Is The Open Door Open?

Things may be perking up in the world of tennis, at least on the men’s side.

There’s been enough shifting going on in the men’s U.S. Open draw–and even before that, in earlier tournaments–that folks are starting to ask whether or not the era of the “Big 4” is coming to an end. The New York Times led into the Open with a long rumination on whether we’ve come to the end of days, at least as far as Rafael Nadal, Roger Federer, Novak Djokovic, and Andy Murray are concerned. This space too has speculated on occasion on whether we’ll ever see anything truly great from Nadal or Federer again. So we’ve been building towards this point for a while now; the question is, are we really there yet?

Gael Monfils: is the time ripe for a Big 4 overthrow?

The answer is, yes, it’s finally here — if someone new actually breaks through and wins the U.S. Open.

The DFR: TennisNote that there are two components to that equation: one, someone who has never won a Grand Slam event has to win the tournament, and two, that tournament has to be the currently running U.S. Open.

Component one is pretty simple to get. Someone like Kei Nishikori or Gael Monfils has to have a breakthrough and win a first Slam title in order for the current regime to start looking shaky. We’ve seen the occasional win by Stan Wawrinka and others of his ilk come and go without impacting the choke hold that the big guns have had on the game; it follows then that another win by the Stanimal will on be another blip on Djokovic’s radar.


“…if Nishikori or Monfils actually does the deed and knocks off The Djoker … then the prospects for an end to the Big 4 era will be well and truly satisfied..”


At the moment, it is Djokovic to whom this argument boils down–and not simply because he’s the only one of the Big 4 left standing right now. If he comes out the next two matches and melts his upcoming opponents with inspired play (which has so far been lacking from his effort this tournament, though not entirely by his fault), then it’s safe to assume that we’ll be waiting another year before asking this question again.

That’s because the second component of our equation–that a sea change result must occur at the U.S. Open–limits the chances of seeing a real breakthrough to the here and now. We’ll only get a meaningful victory if it happens in New York, because the other Grand Slam events, though weighty in their own rights, tend to lend themselves to quirky results.

The French Open’s clay courts have a habit of producing one-off champs (Gaston Gaudio, Albert Costa, Michael Chang). You’re not going to get a tennis trust-buster winning at Roland Garros. Indeed, if Nadal–who looked pretty good in his matches before getting bounced by Lucas Pouille in the fourth round–is going to make noise again in a Slam event, it will most likely be the French. He might go from card-carrying Big 4 member to a semi-insurgent who rises up once a year to grab another occasional championship before slipping back into injury and rest layoffs. And by definition, such a performance by Nadal would be a win for the current old-guard.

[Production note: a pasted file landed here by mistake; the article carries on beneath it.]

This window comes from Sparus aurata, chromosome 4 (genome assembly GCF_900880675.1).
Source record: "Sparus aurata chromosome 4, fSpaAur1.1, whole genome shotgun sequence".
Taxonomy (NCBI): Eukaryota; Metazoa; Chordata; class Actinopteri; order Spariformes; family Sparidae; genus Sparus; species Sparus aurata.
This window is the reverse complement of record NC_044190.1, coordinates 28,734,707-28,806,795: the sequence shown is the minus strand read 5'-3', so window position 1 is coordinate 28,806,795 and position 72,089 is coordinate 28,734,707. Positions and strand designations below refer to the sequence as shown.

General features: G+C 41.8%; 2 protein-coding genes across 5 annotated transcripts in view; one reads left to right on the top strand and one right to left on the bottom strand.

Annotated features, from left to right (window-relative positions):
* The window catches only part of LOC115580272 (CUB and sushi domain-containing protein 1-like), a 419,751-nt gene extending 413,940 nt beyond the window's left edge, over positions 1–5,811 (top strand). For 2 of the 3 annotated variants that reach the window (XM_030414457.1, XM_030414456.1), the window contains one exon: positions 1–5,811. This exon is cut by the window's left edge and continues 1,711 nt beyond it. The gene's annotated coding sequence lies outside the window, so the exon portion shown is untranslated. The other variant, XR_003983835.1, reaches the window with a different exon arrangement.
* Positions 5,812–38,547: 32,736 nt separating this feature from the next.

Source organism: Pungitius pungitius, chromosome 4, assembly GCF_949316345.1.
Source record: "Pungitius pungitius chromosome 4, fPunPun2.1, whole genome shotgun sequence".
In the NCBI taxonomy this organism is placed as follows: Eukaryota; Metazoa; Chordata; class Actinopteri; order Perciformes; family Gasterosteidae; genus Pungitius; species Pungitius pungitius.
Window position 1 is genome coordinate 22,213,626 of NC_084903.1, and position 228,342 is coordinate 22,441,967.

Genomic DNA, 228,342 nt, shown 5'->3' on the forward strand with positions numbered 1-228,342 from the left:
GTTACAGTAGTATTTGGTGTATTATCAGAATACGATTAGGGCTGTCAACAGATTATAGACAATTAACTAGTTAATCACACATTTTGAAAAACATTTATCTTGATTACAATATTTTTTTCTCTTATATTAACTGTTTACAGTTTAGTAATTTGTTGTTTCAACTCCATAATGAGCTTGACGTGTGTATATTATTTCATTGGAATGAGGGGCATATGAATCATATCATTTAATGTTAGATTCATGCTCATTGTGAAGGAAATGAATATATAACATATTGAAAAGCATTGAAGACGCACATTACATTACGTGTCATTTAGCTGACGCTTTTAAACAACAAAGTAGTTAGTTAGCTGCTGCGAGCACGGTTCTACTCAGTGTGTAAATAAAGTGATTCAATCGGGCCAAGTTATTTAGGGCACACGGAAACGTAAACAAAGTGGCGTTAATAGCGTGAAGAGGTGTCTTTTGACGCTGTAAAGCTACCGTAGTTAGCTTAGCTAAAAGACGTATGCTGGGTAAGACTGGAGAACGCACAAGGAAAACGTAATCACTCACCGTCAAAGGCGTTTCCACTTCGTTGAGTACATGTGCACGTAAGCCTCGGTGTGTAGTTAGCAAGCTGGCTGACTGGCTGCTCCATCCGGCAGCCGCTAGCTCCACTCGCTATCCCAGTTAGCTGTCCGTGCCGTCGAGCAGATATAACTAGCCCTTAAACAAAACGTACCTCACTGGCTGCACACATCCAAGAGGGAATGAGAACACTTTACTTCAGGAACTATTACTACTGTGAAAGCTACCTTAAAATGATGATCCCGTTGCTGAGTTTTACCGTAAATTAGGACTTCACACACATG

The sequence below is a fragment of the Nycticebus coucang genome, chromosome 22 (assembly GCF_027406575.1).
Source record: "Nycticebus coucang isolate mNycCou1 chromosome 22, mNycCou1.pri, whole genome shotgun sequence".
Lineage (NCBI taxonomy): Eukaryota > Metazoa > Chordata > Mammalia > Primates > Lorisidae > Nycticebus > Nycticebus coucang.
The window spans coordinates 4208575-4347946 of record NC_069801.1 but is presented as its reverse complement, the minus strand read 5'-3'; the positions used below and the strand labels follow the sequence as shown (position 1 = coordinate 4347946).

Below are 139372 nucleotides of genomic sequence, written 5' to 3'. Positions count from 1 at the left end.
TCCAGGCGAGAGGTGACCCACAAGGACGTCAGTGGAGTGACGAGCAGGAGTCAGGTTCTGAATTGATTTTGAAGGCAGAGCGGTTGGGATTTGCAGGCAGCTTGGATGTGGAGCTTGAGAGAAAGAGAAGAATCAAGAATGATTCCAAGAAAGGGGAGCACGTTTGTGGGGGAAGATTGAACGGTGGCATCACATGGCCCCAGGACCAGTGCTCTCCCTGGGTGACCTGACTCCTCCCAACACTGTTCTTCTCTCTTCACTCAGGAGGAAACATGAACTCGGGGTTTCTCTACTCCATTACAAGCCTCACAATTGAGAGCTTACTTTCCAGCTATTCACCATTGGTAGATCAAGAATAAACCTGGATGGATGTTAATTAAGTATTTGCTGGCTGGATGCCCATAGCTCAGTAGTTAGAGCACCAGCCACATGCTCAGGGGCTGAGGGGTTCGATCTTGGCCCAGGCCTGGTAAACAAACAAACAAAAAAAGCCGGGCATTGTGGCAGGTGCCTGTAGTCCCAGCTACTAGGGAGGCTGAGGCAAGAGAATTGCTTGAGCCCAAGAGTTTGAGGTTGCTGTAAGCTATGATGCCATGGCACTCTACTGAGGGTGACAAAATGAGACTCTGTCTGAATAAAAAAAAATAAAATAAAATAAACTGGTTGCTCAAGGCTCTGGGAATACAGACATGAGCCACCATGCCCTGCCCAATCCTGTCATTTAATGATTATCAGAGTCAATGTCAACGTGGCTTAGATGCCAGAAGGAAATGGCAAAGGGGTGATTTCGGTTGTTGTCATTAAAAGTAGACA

Wimbledon has a lot going for it; it’s the pinnacle, to be sure, and anyone who wins it deserves respect. But again, a strange surface–the now rarely used grass–makes the Championships a poor choice for a measuring stick. Plus, it’s been over a decade since anyone other than the Big 4 has won there anyway (and it took Murray forever to make his own breakthrough there).

The Australian Open would seem to be a comparable choice to the U.S. Open. They use hard courts in Melbourne, and it’s not like back in the day when few people would bother making the long flight to get there. Still, the Aussie too has had a habit of regularity lately; it’s been Djokovic’s personal playground for a while now (five out of the last six). In contrast, New York has been Djokovic’s kryptonite, relatively speaking (he’s lost three of the last six finals in Arthur Ashe Stadium, while taking two championships).

So if Nishikori or Monfils actually does the deed and knocks off The Djoker, at the U.S. Open, with Nadal and Murray long gone and Federer a mere ghost at this point, then yes, the prospects for an end to the Big 4 era will be well and truly satisfied.

Of course, you could have said the same thing two years ago, when Marin Cilic straight-setted Nishikori in the Open final–but there wasn’t as much negative swirl going around the top players then. That looks like a fluke now (especially as Cilic hasn’t gone past a quarterfinal in any Slam even since then). A similar result this weekend–perhaps even if it is Wawrinka grabbing a third Slam title–will have a lot more significance for the game going forward.

(By the way: all of this applies to the women’s draw, too. Just substitute “Serena Williams”–who often looked shaky against Simona Halap–for “Big 4,” “Pliskova” for “Monfils/Nishikori,” and maybe “Kerber” for “Wawrinka,” and you have pretty much the same situation.)

So, am I willing to bet on anyone other than Djokovic? Not really. But for the first time in a while, I see the odds starting the get much closer to even on that play.

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